(Saturday) we had to move hostels as this was the difficult day to find accommodation so it was on again with the backpacks and Sebastian but luckily within walking distance to the next place. Some tourists even took photos of Sebastian on my back - without asking - what a cheek! This pointing and staring is getting tedious so I have a feeling Sebastian and I may part company in the near future. Another Ryokan - so sleeping on mats on the floor again but yay! - I have escaped the pistachio-filled pillow and have a normal (although very thin) one. Lots more walking today so my granny's hip is starting to play up - went to the 'must-see' gardens of the Imperial Palace (actually getting inside it is limited and must be pre-arranged so we had a look at the wall instead). I gave up on seeing the World Heritage designated Castle due to hip and foot pain (and it was cold) meaning I couldn't face any more walking. Indian for lunch (yes! no fish!) and a wander round Gion in the evening. Geisha sighting! (But prob not a real one - more a gimmick for promoting a product.)

Departing for Tokyo today (Sunday) - our last stop - and typically it's the best weather since we've been here - sunny! Sebastian has indeed been left behind (no room to store him in the Capsule Inn we are staying in next anyway), sunbathing on our balcony for the next occupants to enjoy. I wonder where his travels will take him next...

xxx

Posted by Sambosonic 17:48 Archived in Japan Comments (0)

Osaka

Kareoke with Sebastian

snow

Well it's lucky Osaka is mainly known for it's nightlife as we managed to do little else whilst here, due to spending most of our time in a Launderette, trying to achieve some clean clothes. This is more difficult than you would think - all the instructions, symbols, wash programmes etc were in Japanese script, our Japanese is very limited and the attendant spoke no English. Much confusion, hundreds of Yen and about 4 washing programmes later we finally had some clean pants! Yay!

To make the most of the clean pants we decided to go and investigate this legendary nightlife, and had arranged to meet Matt and Kieran - two of Naomi's friends from home - under a giant plastic crab with moving arms, in the main street. We thought this was a pretty unique landmark but apparently there are two! We went for dinner (more tofu and rice for me), then on for drinks in a tiny, old-fashioned jazz club, where there was only one other patron - a middle-aged Japanese man who looked well established at the end of the bar. Into our second round of drinks, some strips of dried something arrived and the bar man explained they were from the Japanese man, so although they had definite tentacle potential we didn't want to offend him and ate the salty strips. I have to confess I then went to the loo and promptly sicked mine back up (but did it discreetly so he would never have known). Horror - the only toilet was a squat (not easy to use for ladies at the best of times, especially after a few drinks) and I fell over trying not to wee on my leggings.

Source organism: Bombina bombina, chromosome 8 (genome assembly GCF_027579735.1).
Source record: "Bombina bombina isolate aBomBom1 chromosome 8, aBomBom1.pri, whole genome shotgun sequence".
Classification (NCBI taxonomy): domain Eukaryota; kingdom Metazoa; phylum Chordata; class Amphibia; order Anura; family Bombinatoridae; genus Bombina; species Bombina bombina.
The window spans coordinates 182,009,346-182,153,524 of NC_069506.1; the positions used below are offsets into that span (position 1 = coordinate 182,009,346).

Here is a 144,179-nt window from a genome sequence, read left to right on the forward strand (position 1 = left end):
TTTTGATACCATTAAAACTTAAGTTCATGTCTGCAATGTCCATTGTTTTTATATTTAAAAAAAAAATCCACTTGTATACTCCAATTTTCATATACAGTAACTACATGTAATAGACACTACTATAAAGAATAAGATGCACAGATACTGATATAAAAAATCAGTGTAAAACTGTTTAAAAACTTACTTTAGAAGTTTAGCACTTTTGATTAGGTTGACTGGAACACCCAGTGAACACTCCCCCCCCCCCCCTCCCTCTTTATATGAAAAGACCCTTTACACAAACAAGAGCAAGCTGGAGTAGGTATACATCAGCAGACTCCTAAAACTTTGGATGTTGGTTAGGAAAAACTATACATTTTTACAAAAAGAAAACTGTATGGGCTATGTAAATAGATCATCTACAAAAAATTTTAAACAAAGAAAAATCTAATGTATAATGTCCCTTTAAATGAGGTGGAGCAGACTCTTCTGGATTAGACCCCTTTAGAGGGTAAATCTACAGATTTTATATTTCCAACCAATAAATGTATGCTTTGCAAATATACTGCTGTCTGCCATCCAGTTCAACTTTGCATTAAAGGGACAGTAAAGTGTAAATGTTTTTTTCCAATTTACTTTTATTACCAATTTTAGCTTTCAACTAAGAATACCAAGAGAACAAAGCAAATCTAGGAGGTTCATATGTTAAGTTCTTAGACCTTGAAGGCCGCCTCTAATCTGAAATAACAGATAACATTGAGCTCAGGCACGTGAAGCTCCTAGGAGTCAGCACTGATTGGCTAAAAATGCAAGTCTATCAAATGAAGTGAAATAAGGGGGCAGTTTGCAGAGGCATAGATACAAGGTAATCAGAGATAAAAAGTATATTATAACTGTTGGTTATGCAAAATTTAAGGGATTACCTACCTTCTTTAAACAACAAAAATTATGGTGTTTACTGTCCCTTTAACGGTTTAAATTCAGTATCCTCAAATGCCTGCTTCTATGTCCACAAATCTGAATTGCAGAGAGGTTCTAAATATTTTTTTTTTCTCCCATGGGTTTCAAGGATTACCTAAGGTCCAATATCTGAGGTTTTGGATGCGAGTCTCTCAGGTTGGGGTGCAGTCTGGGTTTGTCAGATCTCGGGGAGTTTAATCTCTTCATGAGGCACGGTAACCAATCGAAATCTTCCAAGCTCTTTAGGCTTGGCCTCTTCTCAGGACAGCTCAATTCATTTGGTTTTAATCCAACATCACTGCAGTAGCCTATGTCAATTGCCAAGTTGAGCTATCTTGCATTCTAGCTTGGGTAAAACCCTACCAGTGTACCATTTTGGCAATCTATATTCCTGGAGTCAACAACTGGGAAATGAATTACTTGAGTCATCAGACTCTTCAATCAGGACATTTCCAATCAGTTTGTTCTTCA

By the time I came out, the others, the bar man and the Japanese man were all deep in conversation about the resident terrapin that lived in a tank on the bar - if we understood correctly, the English translation of his name was essentially 'Erection Dave'. Ok. From that the Japanese man and I managed to have a pretty wide-ranging conversation, by using his limited English, and drawing pictures and writing in a notebook he had with him. Apparently he was a history teacher, 56 years old, with a wife and 2 sons. We 'discussed' international politics, nuclear weapons, what I thought of Japan and which countries we'd been to. I told him I found Japan clean, friendly, safe and efficient. He didn't understand efficient so I said 'not lazy' and he was amused by my implication of the UK being 'inefficient'.

Keen to try some Kareoke whilst in Japan, we moved on to a place with private rooms, (so only your group of friends has to witness your terrible singing) a huge choice of songs, tambourines and drinks service. En route we had picked up Sebastian who joined us for the rest of the night (and has come to Kyoto with us), and momentarily lost and then found Naomi who had sneaked off to buy a mochi kebab and came back looking very pleased with herself, with icing round her face. We had so much fun at Kareoke - I'm normally too self-conscious to sing but all of us had drunk enough alcohol to think we had amazing singing voices and belted out some classics until our voices ran out and we had to go home about half four in the morning. It was brilliant!

(Before my Mum gets too worried) Sebastian is half a mannequin we found randomly in the street on top of some shop rubbish - a black plastic male torso (front half only), the kind for demonstrating t-shirts in shop windows. After Kareoke we took him back to our hotel in the taxi, which probably explains why the first 2 taxis we tried to get in didn't accept us.